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~by Michael Wilcox
Assistant Director and Program Leader for Community Development / Purdue Extension
Associate Director / North Central Regional Center for Rural Development (NCRCRD)
Community and Regional Economics Specialist / Dept. of Agricultural Economics / Purdue University
Senior Associate / Purdue Center for Regional Development
The end of one year and the beginning of a new one inevitably results in two things: top ten lists that retrospectively examine the “best of” the previous year and advice on how to make the New Year even better. Given everything that took place in 2020, the consensus seems to be that the bar was set so low that it will not take much for 2021 to feel like a positive step in the right direction!
In terms of community development, we can examine the current situation from the perspective of individuals, families, businesses, governments and communities. The challenges faced in 2020 affected all of these groups in many different ways, especially financially.
So, while people implement their New Year’s resolutions (more exercise, less chocolate!), take a moment to consider where you and your household are at from a financial standpoint. As recent articles discuss (AARP, WSJ and NY Times), living through the pandemic in 2020 provided a gut-check for most Americans in terms of their financial health. Whether it was lost income (see the excellent “When Your Income Drops” series by Purdue Extension), changing spending/saving patterns (to satisfy needs or pacify wants), or having to completely re-prioritize, we continue to be forced to make decisions that will have long-term effects on our well-being and the well-being of your household.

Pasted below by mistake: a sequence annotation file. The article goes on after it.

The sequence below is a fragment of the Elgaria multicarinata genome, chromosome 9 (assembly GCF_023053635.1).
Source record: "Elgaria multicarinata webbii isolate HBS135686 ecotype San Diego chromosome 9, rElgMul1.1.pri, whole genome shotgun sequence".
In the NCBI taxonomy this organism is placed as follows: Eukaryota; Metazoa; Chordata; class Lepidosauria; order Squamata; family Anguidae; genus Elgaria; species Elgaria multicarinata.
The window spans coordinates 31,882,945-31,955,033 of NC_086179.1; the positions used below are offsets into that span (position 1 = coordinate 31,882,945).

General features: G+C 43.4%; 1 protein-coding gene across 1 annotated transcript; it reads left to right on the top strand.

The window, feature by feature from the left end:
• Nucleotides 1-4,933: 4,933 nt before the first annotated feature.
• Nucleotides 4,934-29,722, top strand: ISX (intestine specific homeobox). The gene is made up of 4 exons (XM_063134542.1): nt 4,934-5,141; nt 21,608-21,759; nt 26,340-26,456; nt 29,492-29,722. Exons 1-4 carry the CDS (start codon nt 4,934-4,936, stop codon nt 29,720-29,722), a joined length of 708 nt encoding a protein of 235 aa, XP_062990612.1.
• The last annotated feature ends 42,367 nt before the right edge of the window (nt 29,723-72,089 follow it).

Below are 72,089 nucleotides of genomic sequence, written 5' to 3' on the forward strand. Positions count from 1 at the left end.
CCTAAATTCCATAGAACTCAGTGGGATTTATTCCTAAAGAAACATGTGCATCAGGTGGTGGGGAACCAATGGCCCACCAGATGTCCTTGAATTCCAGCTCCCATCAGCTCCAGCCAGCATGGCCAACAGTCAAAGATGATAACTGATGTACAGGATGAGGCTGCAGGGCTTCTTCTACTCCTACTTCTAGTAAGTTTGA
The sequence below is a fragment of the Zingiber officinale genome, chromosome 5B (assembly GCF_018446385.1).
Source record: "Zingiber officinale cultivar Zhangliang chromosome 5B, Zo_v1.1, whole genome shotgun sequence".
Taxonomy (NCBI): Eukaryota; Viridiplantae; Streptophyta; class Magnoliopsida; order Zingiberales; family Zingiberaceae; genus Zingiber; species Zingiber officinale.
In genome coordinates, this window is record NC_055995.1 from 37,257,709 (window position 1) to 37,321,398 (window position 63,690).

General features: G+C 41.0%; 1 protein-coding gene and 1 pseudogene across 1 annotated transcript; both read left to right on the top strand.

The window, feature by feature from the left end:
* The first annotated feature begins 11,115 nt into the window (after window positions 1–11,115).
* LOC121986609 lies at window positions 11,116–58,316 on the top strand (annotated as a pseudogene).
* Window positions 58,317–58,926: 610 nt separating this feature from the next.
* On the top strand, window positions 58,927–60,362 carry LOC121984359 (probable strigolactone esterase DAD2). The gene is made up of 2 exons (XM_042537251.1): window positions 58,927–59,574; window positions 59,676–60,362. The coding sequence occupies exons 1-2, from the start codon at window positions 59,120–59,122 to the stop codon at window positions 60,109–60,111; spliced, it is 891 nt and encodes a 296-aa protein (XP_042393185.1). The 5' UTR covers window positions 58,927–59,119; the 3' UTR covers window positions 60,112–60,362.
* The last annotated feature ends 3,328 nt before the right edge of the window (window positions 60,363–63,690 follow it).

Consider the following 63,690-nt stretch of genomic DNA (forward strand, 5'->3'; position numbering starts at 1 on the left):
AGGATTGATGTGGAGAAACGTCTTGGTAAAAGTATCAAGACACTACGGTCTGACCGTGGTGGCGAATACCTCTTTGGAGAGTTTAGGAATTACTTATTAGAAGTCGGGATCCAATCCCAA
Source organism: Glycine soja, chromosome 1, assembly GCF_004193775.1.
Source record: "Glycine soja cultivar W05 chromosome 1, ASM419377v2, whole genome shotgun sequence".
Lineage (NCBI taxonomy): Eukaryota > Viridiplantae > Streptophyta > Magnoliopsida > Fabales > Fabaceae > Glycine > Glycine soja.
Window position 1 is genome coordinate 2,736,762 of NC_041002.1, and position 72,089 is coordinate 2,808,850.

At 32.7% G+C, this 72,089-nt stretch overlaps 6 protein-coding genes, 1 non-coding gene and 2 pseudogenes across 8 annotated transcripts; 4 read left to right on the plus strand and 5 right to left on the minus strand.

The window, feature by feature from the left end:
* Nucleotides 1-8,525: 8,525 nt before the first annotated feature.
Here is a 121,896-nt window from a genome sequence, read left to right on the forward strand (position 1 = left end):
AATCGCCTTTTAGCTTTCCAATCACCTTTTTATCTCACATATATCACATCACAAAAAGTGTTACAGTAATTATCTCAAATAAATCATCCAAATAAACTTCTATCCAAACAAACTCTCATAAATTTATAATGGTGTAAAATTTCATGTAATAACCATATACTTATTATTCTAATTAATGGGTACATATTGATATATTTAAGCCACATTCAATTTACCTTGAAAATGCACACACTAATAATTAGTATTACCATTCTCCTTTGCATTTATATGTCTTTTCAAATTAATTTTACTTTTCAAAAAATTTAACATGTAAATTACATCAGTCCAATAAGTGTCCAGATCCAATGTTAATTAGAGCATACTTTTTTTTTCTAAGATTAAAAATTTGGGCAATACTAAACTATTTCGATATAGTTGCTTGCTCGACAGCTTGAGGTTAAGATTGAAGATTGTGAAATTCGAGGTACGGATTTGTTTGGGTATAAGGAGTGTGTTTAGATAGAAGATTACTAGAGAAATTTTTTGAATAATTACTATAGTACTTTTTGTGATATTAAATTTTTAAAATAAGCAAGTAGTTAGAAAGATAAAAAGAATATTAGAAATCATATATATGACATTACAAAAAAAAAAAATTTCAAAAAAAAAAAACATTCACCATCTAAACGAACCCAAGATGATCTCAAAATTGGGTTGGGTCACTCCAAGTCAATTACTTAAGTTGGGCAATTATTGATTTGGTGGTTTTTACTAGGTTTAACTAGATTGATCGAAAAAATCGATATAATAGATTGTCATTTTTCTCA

Your bank or credit card(s) may make this easy for you via a year-end statement that breaks everything down by category. This is a nice macro-level approach. However, if you are like me, you will need to get into the weeds. You can use a worksheet to map out your weekly/monthly or annual costs. Even better, take the Purdue Extension’s “Where Does Your Money Go?” online course! Find a way (I have used Excel and Google Sheets) to take account of what is coming in (from where and how it changes over time) and what is going out (to where, for what, how and when). At the end of the day, it is just as important for you to account for your household revenue saving (a must!) and expenditures as it is counting your calories.
A final thought (along with a shout-out to my dear mother-in-law, who is a retired social worker!), this year, perhaps even more than last year, needs to be a time that you take a long, constructive look at your “emotional bank account.” Introduced in his famous 1989 book, “The 7 Habits of Highly Effective People,” author Stephen Covey uses this concept to explore how people build trusting relationships with others. The ability to build trust relies on your ability to make deposits through acts of courtesy, honesty and kindness that promote a sense of reliability. Constraints on your ability to build trusting relationships occur when you make “withdrawals” through acts of discourteousness, dishonesty, and disrespect that can result in alienation. If you do not have a positive balance in your emotional bank account, it will be difficult for you to cultivate trusting relationships that lead to ‘win/win’ outcomes in your daily interactions.
At the end of the day, accountability comes down to every one of us. Doing your part, and constructively helping others do theirs with compassion and understanding, will go a long way in making 2021 a much more promising year.